June 24th, 2024

Four year sentence for flight from police, firearms offences

By Delon Shurtz - Lethbridge Herald on December 23, 2022.

LETHBRIDGE HERALDdshurtz@lethbridgeherald.com

A 38-year-old B.C. man who led southern Alberta RCMP on a high-speed chase has been sent to a federal penitentiary.

Ryan Joseph Holly was sentenced to four years in a federal prison after he pleaded guilty Thursday in Lethbridge provincial court to charges of flight from police, dangerous driving, driving while prohibited, unauthorized possession of a firearm, unauthorized possession of a prohibited device, possession of a loaded, restricted firearm, possession of a prohibited firearm, and drug possession.

On Nov. 8 of this year the Crowsnest Pass RCMP were on the lookout for a 2014 Dodge Ram 1500 that had been stolen in B.C. and was heading for Alberta along Highway 3. RCMP from the Crowsnest Pass, Pincher Creek and Piikani Nation spotted the truck and deployed a spike strip, but the truck continued to flee at high speed.

“The suspect had continued to refuse to stop for police despite multiple attempts to pull the vehicle over, and was driving at speeds over 140 km-h, passing vehicles with one tire down to the rim,” Crown Prosecutor Lauren Atkinson told court.

Holly, who is a suspended driver, was spotted again on Highway 3 north of Pincher Creek, where he jumped out of the moving vehicle, which then crashed into the ditch. Holly pulled out a loaded, .22-calibre handgun and held it to his head while threatening to shoot himself, but police convinced him to drop it. Holly then pulled out a knife, held it to his throat and told police to stay back or he would kill himself.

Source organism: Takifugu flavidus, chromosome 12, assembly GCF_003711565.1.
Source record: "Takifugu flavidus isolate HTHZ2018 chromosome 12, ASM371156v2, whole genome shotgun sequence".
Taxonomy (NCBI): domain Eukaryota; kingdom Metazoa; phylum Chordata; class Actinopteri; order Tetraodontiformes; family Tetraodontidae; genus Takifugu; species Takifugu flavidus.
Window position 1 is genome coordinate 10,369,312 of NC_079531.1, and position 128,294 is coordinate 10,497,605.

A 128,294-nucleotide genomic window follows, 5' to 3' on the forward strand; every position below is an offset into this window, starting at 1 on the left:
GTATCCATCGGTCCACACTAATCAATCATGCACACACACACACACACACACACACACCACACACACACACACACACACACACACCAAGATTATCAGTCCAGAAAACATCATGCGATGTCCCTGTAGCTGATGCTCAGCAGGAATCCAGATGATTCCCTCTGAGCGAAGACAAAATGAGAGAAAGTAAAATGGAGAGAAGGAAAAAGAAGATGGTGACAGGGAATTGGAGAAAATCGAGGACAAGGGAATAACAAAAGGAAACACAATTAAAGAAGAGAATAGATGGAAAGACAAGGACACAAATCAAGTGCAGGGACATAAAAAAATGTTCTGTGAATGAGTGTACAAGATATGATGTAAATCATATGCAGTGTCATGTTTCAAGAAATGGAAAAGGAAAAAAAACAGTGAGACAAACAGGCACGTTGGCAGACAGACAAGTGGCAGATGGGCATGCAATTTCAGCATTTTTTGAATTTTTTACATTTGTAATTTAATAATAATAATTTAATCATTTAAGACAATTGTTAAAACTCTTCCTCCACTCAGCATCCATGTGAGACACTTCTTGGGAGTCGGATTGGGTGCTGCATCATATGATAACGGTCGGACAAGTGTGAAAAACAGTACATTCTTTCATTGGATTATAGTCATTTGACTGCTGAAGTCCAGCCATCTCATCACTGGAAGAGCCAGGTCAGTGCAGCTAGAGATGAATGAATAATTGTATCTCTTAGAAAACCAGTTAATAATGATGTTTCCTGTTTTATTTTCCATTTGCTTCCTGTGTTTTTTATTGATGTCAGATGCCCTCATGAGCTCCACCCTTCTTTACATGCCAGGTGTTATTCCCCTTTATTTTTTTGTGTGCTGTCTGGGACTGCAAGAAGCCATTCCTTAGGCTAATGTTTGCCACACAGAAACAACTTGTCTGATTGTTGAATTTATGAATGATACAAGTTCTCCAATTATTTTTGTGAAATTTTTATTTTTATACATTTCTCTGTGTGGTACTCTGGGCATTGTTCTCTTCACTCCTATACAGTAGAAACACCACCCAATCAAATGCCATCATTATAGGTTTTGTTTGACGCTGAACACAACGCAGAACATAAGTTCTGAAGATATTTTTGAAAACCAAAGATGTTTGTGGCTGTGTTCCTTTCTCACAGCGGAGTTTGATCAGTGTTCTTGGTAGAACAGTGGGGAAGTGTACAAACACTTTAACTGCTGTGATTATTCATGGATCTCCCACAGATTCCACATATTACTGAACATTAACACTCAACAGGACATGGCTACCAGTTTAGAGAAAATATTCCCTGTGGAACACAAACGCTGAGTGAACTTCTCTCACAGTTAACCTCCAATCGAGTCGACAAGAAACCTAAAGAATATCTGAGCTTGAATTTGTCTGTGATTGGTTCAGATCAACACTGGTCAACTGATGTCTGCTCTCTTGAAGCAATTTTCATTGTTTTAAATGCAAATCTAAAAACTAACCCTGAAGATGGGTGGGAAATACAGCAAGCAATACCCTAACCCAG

Police convinced him to drop the knife, as well, and arrested him.

“The handgun was found to have eight rounds in the magazine,” Atkinson added.

At the time of the incident, Holly, who also had a prohibited 10-round magazine for an AR-15-style rifle, was already subject to two lifetime firearm prohibitions. He also had about 1.5 grams of fentanyl and one gram of cocaine.

Atkinson pointed out Holly has a lengthy criminal record, which includes 10 convictions for driving while disqualified, three convictions for dangerous driving, and convictions for fleeing from police, robbery, and weapons offences.

“The fact that this will now be his 11th drive while disqualified, the Crown’s submission would say that Mr. Holly simply has not learned from the previous sentences,” Atkinson said.

Calgary lawyer John Oman said Holly has a “long-term” drug addiction and has previously spent a considerable amount of time in a federal penitentiary. He noted Holly was, before this incident, living in Victoria, B.C., and seemed to be turning his life around, until he returned to Alberta.

“He came back to Alberta at the request of one of his friends and, as he described it to me, took a drug and then basically went back into drug addiction mode,” Oman explained.

In addition to his prison term, Holly is also prohibited from possessing weapons for life and he must submit a sample of his DNA for the National DNA Data Bank. And despite Oman’s request for a one or two-year driving prohibition, Judge Sylvia Oishi said Holly’s actions warrant a longer prohibition.

“I feel five years is entirely appropriate given his driving record and the circumstances of this offence,” Oishi said.

Oishi gave Holly credit for time he spent in custody since his arrest, reducing his sentence by slightly more than two months.

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